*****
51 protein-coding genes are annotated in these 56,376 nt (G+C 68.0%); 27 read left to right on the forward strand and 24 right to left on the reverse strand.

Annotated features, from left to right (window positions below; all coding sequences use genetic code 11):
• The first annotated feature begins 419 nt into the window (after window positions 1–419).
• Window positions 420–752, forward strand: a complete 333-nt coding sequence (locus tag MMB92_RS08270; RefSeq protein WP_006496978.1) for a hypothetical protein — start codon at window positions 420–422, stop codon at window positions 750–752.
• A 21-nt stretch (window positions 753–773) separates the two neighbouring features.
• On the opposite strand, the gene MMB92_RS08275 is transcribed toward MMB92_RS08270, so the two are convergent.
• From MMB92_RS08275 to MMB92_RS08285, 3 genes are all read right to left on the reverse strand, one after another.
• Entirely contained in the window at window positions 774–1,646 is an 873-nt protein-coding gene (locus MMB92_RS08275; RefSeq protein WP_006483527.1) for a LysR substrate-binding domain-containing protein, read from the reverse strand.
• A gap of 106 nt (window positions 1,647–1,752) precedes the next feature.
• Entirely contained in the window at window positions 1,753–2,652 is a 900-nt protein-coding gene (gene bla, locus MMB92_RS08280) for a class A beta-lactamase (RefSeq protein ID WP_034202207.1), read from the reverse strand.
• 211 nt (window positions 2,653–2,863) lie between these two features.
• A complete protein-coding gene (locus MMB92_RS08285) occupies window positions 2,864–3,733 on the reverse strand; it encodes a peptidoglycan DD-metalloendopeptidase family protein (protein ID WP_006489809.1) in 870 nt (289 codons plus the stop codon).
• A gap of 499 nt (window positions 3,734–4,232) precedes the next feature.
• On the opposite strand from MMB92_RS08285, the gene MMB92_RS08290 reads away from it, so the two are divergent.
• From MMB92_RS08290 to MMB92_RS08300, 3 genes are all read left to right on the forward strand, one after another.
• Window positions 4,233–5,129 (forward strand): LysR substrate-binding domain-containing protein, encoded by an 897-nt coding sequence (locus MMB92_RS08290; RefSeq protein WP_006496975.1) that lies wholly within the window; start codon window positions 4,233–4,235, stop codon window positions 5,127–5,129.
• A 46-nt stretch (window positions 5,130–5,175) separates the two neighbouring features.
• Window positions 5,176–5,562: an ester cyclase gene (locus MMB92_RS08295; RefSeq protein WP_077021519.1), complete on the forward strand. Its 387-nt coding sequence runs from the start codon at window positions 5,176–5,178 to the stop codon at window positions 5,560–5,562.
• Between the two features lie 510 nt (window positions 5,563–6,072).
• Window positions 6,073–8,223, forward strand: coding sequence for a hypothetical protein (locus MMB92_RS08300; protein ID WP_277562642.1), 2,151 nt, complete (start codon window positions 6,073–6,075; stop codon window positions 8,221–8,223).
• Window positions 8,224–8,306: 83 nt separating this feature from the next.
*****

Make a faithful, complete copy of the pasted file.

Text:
51 protein-coding genes are annotated in these 56,376 nt (G+C 68.0%); 27 read left to right on the forward strand and 24 right to left on the reverse strand.

Annotated features, from left to right (window positions below; all coding sequences use genetic code 11):
• The first annotated feature begins 419 nt into the window (after window positions 1–419).
• Window positions 420–752, forward strand: a complete 333-nt coding sequence (locus tag MMB92_RS08270; RefSeq protein WP_006496978.1) for a hypothetical protein — start codon at window positions 420–422, stop codon at window positions 750–752.
• A 21-nt stretch (window positions 753–773) separates the two neighbouring features.
• On the opposite strand, the gene MMB92_RS08275 is transcribed toward MMB92_RS08270, so the two are convergent.
• From MMB92_RS08275 to MMB92_RS08285, 3 genes are all read right to left on the reverse strand, one after another.
• Entirely contained in the window at window positions 774–1,646 is an 873-nt protein-coding gene (locus MMB92_RS08275; RefSeq protein WP_006483527.1) for a LysR substrate-binding domain-containing protein, read from the reverse strand.
• A gap of 106 nt (window positions 1,647–1,752) precedes the next feature.
• Entirely contained in the window at window positions 1,753–2,652 is a 900-nt protein-coding gene (gene bla, locus MMB92_RS08280) for a class A beta-lactamase (RefSeq protein ID WP_034202207.1), read from the reverse strand.
• 211 nt (window positions 2,653–2,863) lie between these two features.
• A complete protein-coding gene (locus MMB92_RS08285) occupies window positions 2,864–3,733 on the reverse strand; it encodes a peptidoglycan DD-metalloendopeptidase family protein (protein ID WP_006489809.1) in 870 nt (289 codons plus the stop codon).
• A gap of 499 nt (window positions 3,734–4,232) precedes the next feature.
• On the opposite strand from MMB92_RS08285, the gene MMB92_RS08290 reads away from it, so the two are divergent.
• From MMB92_RS08290 to MMB92_RS08300, 3 genes are all read left to right on the forward strand, one after another.
• Window positions 4,233–5,129 (forward strand): LysR substrate-binding domain-containing protein, encoded by an 897-nt coding sequence (locus MMB92_RS08290; RefSeq protein WP_006496975.1) that lies wholly within the window; start codon window positions 4,233–4,235, stop codon window positions 5,127–5,129.
• A 46-nt stretch (window positions 5,130–5,175) separates the two neighbouring features.
• Window positions 5,176–5,562: an ester cyclase gene (locus MMB92_RS08295; RefSeq protein WP_077021519.1), complete on the forward strand. Its 387-nt coding sequence runs from the start codon at window positions 5,176–5,178 to the stop codon at window positions 5,560–5,562.
• Between the two features lie 510 nt (window positions 5,563–6,072).
• Window positions 6,073–8,223, forward strand: coding sequence for a hypothetical protein (locus MMB92_RS08300; protein ID WP_277562642.1), 2,151 nt, complete (start codon window positions 6,073–6,075; stop codon window positions 8,221–8,223).
• Window positions 8,224–8,306: 83 nt separating this feature from the next.